In the movie, one of the chief differences is the absence of the Narrator. (In major stage productions of “Into the Woods,” the double-casting of the Mysterious Man – the Baker’s father – and the Narrator didn’t last as long as the tradition of double-casting the Wolf and Cinderella’s Prince.) The Narrator, who is also the Baker’s father, is dragged off by other players to be stomped by the Giant’s Wife, which is a pointed reminder that storytellers are morally responsible and yet the Narrator must be replaced by someone, and his son, the Baker, succeeds him at the end of the play. The movie adaptation discards this nuance while other films such as Wes Anderson’s recent “Grand Budapest Hotel” and Orson Welles’ “Citizen Kane” convey contained narratives and also question the way the story is told.
The absence of this comment on storytelling in the movie is only one of the reasons why I believe watching a stage production of “Into the Woods” or even a filmed production is a much more entertaining and rewarding experience. The “Into the Woods” adaption (directed by Marshall on a screenplay by Lapine) simply follows its source material too closely. There’s nothing fresh in the movie adaptation that expands on or departs from the source, resulting in a withered story that lives only in the shadow of its theatrical predecessor.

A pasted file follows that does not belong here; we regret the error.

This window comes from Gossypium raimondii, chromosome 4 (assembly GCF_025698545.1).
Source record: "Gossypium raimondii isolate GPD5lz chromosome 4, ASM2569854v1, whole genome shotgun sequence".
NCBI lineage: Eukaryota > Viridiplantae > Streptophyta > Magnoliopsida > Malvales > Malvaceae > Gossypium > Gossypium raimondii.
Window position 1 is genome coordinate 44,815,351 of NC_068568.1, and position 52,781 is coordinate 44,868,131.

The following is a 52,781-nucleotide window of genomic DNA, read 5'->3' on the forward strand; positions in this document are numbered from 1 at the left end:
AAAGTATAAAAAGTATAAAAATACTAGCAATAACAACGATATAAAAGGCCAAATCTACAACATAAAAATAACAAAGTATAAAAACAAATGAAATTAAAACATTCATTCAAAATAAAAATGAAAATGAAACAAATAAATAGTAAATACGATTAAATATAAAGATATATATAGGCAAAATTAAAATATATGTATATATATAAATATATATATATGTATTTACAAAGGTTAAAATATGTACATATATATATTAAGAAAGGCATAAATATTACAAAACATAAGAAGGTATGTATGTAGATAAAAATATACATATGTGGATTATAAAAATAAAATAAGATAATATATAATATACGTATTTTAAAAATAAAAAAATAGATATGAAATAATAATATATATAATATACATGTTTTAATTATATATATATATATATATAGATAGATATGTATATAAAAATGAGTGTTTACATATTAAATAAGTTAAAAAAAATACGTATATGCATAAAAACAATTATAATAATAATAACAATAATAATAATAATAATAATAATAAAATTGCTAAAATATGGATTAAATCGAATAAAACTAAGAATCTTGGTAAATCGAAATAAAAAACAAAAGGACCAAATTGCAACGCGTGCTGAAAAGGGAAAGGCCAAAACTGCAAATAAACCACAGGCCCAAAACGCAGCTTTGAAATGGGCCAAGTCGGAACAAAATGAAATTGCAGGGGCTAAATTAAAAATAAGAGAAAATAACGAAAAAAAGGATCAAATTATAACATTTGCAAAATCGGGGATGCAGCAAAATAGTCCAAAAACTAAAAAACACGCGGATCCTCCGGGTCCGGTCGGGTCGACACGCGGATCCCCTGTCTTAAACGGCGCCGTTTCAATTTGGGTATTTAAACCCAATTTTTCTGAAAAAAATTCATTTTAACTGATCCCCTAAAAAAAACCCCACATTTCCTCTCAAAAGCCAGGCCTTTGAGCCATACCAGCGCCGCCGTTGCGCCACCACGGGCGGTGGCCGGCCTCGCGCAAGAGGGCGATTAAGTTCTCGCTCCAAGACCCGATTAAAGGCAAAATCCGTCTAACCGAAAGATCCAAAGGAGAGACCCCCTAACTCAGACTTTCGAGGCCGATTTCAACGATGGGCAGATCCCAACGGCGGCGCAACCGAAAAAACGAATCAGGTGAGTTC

Beyond some lazy editing choices that left me wondering how characters are moving from point A to point B in some scenes, the adaptation aims only for a blandly cute variation of the play’s songs and situations. For example, “Agony,” which here features the fine physical comic talent of Chris Pine, is wailed by the two fops atop – wait for it – a waterfall.
One of the most consistently frustrating decisions in Marshall’s “Into the Woods” is the creation of spectacular entrances and exits for each movie star, which disrupts the movie’s (and music’s!) pace and gets old quickly. Making Meryl Streep as the Witch disappear in a flourish of swirling wind, mud, leaves, whatever, every time she leaves a scene does not add to the experience of fantasy neither does moving Chris Pine in well-favoring slow-motion. Each song in the movie moves tediously through its verses and uninspired scenes but always concludes à la Johnny Depp as the Wolf with some howling, fabulous finish.